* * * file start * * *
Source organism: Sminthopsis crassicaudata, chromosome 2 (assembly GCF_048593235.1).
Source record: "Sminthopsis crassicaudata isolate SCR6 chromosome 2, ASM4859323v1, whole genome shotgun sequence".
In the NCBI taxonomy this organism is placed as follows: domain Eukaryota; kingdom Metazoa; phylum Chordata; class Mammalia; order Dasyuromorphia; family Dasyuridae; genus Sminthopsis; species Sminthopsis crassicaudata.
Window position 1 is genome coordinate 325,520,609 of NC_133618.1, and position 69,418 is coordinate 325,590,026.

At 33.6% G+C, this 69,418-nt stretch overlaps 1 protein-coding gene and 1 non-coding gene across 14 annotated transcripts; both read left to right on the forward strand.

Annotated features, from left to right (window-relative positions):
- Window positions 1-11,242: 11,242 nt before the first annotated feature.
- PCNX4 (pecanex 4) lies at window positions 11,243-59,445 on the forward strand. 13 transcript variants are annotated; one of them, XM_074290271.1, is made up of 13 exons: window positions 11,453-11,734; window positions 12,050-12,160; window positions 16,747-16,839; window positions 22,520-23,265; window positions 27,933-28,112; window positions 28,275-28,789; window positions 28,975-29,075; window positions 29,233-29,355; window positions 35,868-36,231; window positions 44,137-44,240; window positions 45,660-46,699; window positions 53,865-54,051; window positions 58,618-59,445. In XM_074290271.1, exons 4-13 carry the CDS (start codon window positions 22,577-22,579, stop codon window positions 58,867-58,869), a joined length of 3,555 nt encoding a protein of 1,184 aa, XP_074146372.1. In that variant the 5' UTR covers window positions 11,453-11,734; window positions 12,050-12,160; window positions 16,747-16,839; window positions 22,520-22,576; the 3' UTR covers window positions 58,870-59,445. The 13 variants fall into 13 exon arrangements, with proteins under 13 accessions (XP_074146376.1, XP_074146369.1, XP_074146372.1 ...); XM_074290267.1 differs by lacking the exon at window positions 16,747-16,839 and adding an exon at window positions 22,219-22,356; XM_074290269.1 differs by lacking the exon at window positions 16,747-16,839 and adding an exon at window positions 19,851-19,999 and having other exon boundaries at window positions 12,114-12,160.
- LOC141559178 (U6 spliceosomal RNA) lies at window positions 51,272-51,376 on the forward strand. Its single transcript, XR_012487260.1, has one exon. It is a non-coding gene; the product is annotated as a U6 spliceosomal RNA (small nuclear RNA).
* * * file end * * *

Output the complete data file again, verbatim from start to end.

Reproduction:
Source organism: Sminthopsis crassicaudata, chromosome 2 (assembly GCF_048593235.1).
Source record: "Sminthopsis crassicaudata isolate SCR6 chromosome 2, ASM4859323v1, whole genome shotgun sequence".
In the NCBI taxonomy this organism is placed as follows: domain Eukaryota; kingdom Metazoa; phylum Chordata; class Mammalia; order Dasyuromorphia; family Dasyuridae; genus Sminthopsis; species Sminthopsis crassicaudata.
Window position 1 is genome coordinate 325,520,609 of NC_133618.1, and position 69,418 is coordinate 325,590,026.

At 33.6% G+C, this 69,418-nt stretch overlaps 1 protein-coding gene and 1 non-coding gene across 14 annotated transcripts; both read left to right on the forward strand.

Annotated features, from left to right (window-relative positions):
- Window positions 1-11,242: 11,242 nt before the first annotated feature.
- PCNX4 (pecanex 4) lies at window positions 11,243-59,445 on the forward strand. 13 transcript variants are annotated; one of them, XM_074290271.1, is made up of 13 exons: window positions 11,453-11,734; window positions 12,050-12,160; window positions 16,747-16,839; window positions 22,520-23,265; window positions 27,933-28,112; window positions 28,275-28,789; window positions 28,975-29,075; window positions 29,233-29,355; window positions 35,868-36,231; window positions 44,137-44,240; window positions 45,660-46,699; window positions 53,865-54,051; window positions 58,618-59,445. In XM_074290271.1, exons 4-13 carry the CDS (start codon window positions 22,577-22,579, stop codon window positions 58,867-58,869), a joined length of 3,555 nt encoding a protein of 1,184 aa, XP_074146372.1. In that variant the 5' UTR covers window positions 11,453-11,734; window positions 12,050-12,160; window positions 16,747-16,839; window positions 22,520-22,576; the 3' UTR covers window positions 58,870-59,445. The 13 variants fall into 13 exon arrangements, with proteins under 13 accessions (XP_074146376.1, XP_074146369.1, XP_074146372.1 ...); XM_074290267.1 differs by lacking the exon at window positions 16,747-16,839 and adding an exon at window positions 22,219-22,356; XM_074290269.1 differs by lacking the exon at window positions 16,747-16,839 and adding an exon at window positions 19,851-19,999 and having other exon boundaries at window positions 12,114-12,160.
- LOC141559178 (U6 spliceosomal RNA) lies at window positions 51,272-51,376 on the forward strand. Its single transcript, XR_012487260.1, has one exon. It is a non-coding gene; the product is annotated as a U6 spliceosomal RNA (small nuclear RNA).